Sometimes someone asks me if I believe in God or if I have faith. Most of the time it is women, both young women and adults, who do this, while men who believe that they are always already men of the world and are eternal children keep away from questions about faith.
I always remain a little uncertain about the answer, not out of fear but out of shame, and I try to slip away by changing the subject. But, in reality, the discourse returns as, for now, the sun and the moon return and, then, it is better to face it. So, you believe in God, do you have faith?
I believe in the dignity and freedom of human life, but my faith is not religious transcendence. Faith in the biblical God and in our Father is also my faith, but it is a faith without religious myth to which, ultimately, human selfishness clings to be pardoned and saved individually.
This very human and very natural act of selfishness is none other than life that seeks to preserve itself beyond its end no longer belongs to me, and I recognize that human life, however universal it may be, is individually finite and destined to be consumed.
The creation of human life inevitably passes through its destruction and the very words of Christ on the Cross – my God, my God why have you forsaken me? – are the expression of the free life of men that they would not be if God, by withdrawing, had not abandoned them in order to make them exist by killing them. But in that piece I only enclosed in a few lines the essence of Christianity which is the true religion, meaning that gives birth to the human soul and creates the individual.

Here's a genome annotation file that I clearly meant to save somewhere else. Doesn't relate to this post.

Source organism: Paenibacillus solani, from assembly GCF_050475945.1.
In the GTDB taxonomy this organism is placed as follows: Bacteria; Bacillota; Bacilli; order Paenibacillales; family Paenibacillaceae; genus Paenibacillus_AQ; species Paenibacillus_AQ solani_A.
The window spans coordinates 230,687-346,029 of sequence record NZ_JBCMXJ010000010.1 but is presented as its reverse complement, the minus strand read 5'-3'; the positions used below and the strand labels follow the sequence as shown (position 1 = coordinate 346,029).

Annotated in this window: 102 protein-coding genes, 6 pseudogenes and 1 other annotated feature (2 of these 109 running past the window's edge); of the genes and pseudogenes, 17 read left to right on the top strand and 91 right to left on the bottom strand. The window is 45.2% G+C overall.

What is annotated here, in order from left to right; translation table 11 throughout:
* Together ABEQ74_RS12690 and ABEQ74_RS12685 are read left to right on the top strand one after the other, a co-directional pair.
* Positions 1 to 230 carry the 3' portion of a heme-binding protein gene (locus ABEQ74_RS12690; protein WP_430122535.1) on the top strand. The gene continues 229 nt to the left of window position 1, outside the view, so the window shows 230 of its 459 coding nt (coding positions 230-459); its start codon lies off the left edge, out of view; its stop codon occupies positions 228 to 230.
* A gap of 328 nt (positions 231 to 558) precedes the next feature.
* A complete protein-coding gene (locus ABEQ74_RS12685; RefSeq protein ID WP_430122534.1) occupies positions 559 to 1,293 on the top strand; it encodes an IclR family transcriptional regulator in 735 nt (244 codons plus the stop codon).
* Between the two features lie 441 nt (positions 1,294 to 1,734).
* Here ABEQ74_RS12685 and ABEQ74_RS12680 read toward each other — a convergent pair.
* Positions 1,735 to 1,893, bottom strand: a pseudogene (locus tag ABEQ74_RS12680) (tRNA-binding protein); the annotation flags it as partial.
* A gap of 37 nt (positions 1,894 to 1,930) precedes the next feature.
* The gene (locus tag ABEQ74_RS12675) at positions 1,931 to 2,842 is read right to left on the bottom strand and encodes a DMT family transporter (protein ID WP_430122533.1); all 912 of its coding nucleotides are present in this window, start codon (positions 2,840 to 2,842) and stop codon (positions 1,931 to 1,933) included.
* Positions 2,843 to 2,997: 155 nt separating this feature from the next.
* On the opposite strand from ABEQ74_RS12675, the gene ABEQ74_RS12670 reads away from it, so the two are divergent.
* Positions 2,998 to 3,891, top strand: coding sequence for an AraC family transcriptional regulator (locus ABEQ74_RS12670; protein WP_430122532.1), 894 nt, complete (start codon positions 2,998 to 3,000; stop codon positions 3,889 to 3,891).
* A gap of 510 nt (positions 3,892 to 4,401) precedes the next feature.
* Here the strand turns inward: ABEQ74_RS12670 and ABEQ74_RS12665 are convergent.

If we are individuals identified people we owe it to Christianity which is the only successful revolution because it has concerned not politics and power but the soul and from here it has influenced the same power giving to Caesar what is Caesar’s and to God what is God’s.
The individual once created aspires, by virtue of his self-love, to preserve himself beyond himself, as if he could live forever in the bliss of paradise. After all, what is paradise being with the gods, if not individual life without evil? But a life without evil is conceivable only in the imagination, while in reality, that is, in life itself, life is such precisely because it is the evil, the desire, the hunger, the nourishment, the desire, the cupiditas for which the Judeo-Christian thought itself created the “original sin”.
The devil, which is the very vital manifestation of God, is our raison d’être with which and against which we live and fight for the conquest of well-being and for the preservation of the higher good which is our freedom, always linked body and soul to evil, to pain, to error which constitute its internal fuel.
The bliss of a paradise lost never had is only the expression of our hedonism with which we imagine life as an eternal holiday on the island of the blessed, while Christianity itself, at its roots and in its radicality, shows us how the same sin is a felix culpa that gives us the nobility of the free condition and the necessary work to preserve it.